Wednesday, August 3, 2011

Private language argument and Zeno's paradox

To: Chris H.
From: Geoffrey Klempner
Subject: Private language argument and Zeno's paradox
Date: 18 February 2004 13:27

Dear Chris,

Thank you for your e-mail of 9 February, with your essay for units 4-6 of the Philosophy of Language program, 'Discuss the implications of the private language argument.'

It was imaginative of you to compare the private language argument - or Kripke's version of it - with Zeno's paradox.

Let's start with Zeno's paradox, because this will be instructive.

I would not accept that the 'fallacy' in Zeno's logical argument lies in the assumption that an infinite series cannot have a finite sum. It is possible to have the correct view of the mathematics of infinite series and still be gripped by the paradox.

In fact, there seems general (though not universal) agreement amongst commentators that the false assumption is that if a process can be broken down into infinitely many parts, this means that an infinite number of separate *acts* are required to accomplish the process. The example of Achilles and the tortoise shows that this is not the case.

The general moral one might draw from this is that we made a false assumption in describing the case (the race between Achilles and the tortoise) as we did. When the case is redescribed, the paradox disappears.

Can we do the same with the rule-following argument?

Something is assumed, and this leads to a paradox. The paradox is proof that a false assumption has been made. The challenge is to see whether we can identify the false assumption, and, having removed it, redescribe the case (the coffee table and the balloon) so that the paradox disappears.

I claim that the paradox results from either one of two false assumptions:

A1. When I learn a linguistic rule R, my mind makes epistemic contact with an external reality containing every instance - infinitely many - of R (Platonism).

A2. When I learn a linguistic rule R, my mind constructs a mental model containing every instance - infinitely many - of R (Psychologism).

Of course, in everyday conversation no-one is ever tempted to talk like this. But this was precisely what is implied by the sceptical thought that I cannot be sure that I know my own rule. When tomorrow I call the coffee table a 'balloon' this shows that my rule was different from what I thought it was.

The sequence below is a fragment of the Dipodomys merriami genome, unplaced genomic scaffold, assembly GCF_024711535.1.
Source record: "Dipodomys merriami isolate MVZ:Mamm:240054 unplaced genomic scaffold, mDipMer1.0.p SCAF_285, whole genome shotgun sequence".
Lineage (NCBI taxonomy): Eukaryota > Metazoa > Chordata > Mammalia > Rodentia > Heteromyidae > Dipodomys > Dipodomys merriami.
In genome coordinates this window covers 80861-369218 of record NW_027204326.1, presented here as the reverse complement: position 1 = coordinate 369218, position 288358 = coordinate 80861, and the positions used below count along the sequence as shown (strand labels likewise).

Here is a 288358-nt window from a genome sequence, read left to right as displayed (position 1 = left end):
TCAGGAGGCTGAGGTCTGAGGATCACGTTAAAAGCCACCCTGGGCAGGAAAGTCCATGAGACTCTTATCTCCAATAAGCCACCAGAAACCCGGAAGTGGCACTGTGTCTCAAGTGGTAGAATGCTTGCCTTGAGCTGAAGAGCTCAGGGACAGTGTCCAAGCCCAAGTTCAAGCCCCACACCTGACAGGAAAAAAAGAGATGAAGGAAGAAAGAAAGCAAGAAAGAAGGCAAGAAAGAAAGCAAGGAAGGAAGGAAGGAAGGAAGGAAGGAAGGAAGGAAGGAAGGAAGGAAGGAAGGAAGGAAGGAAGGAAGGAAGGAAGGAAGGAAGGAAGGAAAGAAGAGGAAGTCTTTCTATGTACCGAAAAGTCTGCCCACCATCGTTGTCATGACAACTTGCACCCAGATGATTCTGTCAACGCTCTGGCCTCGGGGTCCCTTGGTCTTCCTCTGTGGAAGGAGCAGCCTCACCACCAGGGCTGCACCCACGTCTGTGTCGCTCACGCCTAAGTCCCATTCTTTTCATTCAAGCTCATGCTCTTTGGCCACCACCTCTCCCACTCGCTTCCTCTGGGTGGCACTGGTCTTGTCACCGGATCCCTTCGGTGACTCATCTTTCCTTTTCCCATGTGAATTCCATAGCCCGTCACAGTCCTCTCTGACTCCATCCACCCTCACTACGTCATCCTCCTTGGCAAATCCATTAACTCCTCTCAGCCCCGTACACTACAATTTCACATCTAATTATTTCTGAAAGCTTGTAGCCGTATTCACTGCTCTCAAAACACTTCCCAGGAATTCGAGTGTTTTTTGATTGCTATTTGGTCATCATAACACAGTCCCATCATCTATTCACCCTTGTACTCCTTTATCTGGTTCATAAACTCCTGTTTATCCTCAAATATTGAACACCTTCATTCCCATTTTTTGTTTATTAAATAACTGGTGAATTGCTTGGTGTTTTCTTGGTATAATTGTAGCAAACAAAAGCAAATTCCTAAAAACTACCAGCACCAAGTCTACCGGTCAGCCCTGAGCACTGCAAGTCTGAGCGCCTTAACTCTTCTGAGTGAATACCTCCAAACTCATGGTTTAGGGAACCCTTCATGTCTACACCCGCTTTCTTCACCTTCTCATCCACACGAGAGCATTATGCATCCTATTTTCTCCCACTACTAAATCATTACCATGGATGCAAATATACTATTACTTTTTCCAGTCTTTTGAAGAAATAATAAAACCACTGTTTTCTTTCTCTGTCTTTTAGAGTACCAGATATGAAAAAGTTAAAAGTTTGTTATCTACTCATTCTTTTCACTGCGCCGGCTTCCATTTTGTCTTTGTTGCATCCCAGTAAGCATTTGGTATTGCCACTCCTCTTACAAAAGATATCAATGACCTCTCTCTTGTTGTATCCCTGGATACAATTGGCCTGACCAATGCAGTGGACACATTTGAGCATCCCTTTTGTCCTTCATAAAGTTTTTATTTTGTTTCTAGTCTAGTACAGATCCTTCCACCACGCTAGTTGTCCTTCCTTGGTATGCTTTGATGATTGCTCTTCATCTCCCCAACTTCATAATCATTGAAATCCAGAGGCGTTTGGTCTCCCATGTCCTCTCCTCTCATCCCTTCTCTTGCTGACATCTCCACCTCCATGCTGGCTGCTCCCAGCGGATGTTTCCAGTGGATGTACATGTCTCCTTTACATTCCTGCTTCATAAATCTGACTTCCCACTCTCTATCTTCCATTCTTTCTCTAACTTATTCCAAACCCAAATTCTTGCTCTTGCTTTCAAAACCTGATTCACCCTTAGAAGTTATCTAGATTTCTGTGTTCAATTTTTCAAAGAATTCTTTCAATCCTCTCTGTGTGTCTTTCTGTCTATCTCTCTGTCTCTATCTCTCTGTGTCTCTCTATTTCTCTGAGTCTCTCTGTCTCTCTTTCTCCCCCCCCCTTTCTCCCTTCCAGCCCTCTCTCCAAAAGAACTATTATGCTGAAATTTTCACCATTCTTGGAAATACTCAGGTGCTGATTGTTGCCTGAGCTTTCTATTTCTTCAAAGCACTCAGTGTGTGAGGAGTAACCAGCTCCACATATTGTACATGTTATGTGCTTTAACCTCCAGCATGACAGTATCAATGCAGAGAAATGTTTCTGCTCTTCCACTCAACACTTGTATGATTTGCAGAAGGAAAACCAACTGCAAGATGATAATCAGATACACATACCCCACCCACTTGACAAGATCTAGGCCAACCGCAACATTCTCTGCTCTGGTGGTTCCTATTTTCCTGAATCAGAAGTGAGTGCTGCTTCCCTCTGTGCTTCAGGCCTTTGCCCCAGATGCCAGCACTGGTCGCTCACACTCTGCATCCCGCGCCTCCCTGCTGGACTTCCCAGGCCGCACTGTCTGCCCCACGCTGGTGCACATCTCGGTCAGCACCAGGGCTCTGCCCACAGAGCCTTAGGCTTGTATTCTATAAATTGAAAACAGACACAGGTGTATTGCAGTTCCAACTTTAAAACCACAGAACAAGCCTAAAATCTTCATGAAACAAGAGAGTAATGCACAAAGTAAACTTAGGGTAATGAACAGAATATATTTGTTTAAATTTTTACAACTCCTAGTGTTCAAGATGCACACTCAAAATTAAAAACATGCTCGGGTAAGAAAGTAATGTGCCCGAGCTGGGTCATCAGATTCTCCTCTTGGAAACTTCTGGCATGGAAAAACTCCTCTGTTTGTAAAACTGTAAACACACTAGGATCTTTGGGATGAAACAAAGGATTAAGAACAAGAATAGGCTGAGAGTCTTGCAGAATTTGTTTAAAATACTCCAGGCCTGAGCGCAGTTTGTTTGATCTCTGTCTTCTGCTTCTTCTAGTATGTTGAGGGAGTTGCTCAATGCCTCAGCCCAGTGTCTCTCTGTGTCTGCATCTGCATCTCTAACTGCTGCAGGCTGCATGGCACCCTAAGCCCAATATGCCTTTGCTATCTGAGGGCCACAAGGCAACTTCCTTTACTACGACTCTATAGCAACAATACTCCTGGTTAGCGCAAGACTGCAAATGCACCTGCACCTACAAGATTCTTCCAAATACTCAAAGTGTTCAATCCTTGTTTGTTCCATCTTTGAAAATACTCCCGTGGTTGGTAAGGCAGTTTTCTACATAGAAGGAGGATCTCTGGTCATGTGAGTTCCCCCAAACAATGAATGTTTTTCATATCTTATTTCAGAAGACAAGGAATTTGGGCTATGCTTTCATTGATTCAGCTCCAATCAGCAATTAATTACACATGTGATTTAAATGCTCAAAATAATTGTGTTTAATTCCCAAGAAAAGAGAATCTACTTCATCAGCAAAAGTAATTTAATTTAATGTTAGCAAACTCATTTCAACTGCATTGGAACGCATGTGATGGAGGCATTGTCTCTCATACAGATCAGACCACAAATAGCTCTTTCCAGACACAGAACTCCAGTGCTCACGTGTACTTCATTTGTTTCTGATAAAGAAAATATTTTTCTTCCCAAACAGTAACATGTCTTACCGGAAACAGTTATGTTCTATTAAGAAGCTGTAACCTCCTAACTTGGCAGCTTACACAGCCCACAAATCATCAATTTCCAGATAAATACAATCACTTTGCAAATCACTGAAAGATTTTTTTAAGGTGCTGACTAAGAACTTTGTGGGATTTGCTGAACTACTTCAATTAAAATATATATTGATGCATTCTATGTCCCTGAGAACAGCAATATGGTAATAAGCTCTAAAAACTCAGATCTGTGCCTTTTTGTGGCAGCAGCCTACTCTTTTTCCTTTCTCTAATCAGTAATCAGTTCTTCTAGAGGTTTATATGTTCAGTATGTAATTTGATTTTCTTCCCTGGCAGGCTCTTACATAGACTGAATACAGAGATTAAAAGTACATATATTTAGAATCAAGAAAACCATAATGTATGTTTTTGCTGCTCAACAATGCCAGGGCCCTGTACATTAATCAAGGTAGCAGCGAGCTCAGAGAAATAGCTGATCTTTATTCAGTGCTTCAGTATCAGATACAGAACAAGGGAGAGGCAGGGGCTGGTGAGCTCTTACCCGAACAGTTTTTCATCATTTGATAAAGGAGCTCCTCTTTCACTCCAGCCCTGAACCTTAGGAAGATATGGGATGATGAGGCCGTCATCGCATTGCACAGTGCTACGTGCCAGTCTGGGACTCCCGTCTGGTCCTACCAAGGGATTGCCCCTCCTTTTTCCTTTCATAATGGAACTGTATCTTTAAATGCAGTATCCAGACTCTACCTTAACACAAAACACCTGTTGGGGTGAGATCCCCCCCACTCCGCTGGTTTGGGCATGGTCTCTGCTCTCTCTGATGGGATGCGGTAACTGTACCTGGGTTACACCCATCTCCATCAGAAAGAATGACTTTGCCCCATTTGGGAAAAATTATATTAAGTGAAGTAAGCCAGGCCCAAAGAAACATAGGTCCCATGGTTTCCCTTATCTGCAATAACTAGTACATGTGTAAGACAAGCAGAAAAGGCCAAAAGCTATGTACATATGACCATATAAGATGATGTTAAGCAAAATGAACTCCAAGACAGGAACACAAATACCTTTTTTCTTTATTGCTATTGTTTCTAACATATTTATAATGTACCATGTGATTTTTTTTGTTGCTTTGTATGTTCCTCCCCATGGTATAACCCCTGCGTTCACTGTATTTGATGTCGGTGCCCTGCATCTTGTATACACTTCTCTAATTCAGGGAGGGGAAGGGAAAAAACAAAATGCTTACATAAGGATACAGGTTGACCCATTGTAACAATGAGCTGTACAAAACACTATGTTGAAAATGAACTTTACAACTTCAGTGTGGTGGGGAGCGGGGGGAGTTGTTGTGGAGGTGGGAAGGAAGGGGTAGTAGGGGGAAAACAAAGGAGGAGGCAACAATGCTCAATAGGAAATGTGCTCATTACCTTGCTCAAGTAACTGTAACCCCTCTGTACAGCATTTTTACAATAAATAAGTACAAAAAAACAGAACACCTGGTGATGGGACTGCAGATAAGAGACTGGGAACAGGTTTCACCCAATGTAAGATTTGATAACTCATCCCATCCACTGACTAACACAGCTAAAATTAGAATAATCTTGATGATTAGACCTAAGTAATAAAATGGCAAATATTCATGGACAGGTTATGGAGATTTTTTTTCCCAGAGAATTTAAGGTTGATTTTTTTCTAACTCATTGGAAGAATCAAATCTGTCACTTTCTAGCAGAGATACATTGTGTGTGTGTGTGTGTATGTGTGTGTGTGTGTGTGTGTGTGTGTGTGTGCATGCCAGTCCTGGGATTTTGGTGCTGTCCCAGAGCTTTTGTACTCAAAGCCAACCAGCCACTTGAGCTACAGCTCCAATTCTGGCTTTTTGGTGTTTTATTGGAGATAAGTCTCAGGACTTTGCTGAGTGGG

However, there is another way to describe this: There is something we call 'following a rule' or 'going against a rule' in actual cases. It is in reference to the practice of rule-speak that the concept of 'rule' has application, and *only* in reference to that practice.

In relation to this empirically constrained concept of a rule, the assertion, 'I have a rule, but I don't know for sure what my rule is' might have a marginal role for some obscure cases (think of some examples) but it does not have the meaning that it has in A1 or A2.

Admittedly, this begs the question why we are *tempted* to think of linguistic rules platonistically or psychologistically. In the Investigations, Wittgenstein comes at this from different angles.

The upshot is that I disagree with Kripke. There is no 'sceptical solution'. Wittgenstein does not say anything that implies that to apply rule R correctly *is* (by definition) to agree with the majority in applying R. The problem with this interpretation is that this takes us right back to the problem of infinity. Which 'majority' are we talking about? The majority of my friends? All speakers of English? Every human being (or alien) who will ever use the English language now or forever more?

If we are making historical allusions, Kant is arguably closer than Hume. Agreement in judgements - agreement in 'forms of life' - is the a priori condition for the possibility of language. Forms of life are the bedrock for Wittgenstein, in the way that space and time, causality and substance are in Kant's metaphysic of experience. Kant's response to Hume's scepticism is that experience is only *possible* in the context of experience of a world of causally related objects located in space. Similarly, following a rule is only possible in the context of a speaker of a language sharing a form of life with other speakers of that language.

Thinking about this makes one's head spin. There's no denying it. The sense of paradox does not easily go away. How do I know what I mean by any word? Wittgenstein says I just know. This is the standard case. I am confident, after having the meaning of the word explained to me, that I know how to go on. Sometimes, this confidence is misplaced. I find I have got the wrong end of the stick. But such cases are necessarily the exception.

Reading Kripke, one is struck by the thought, 'I know what I mean by plus!' And of course this is true. You and I do know what we mean. What we don't know - what we don't realize, prior to doing philosophy - is what 'knowing what X means' really means.

All the best,

Geoffrey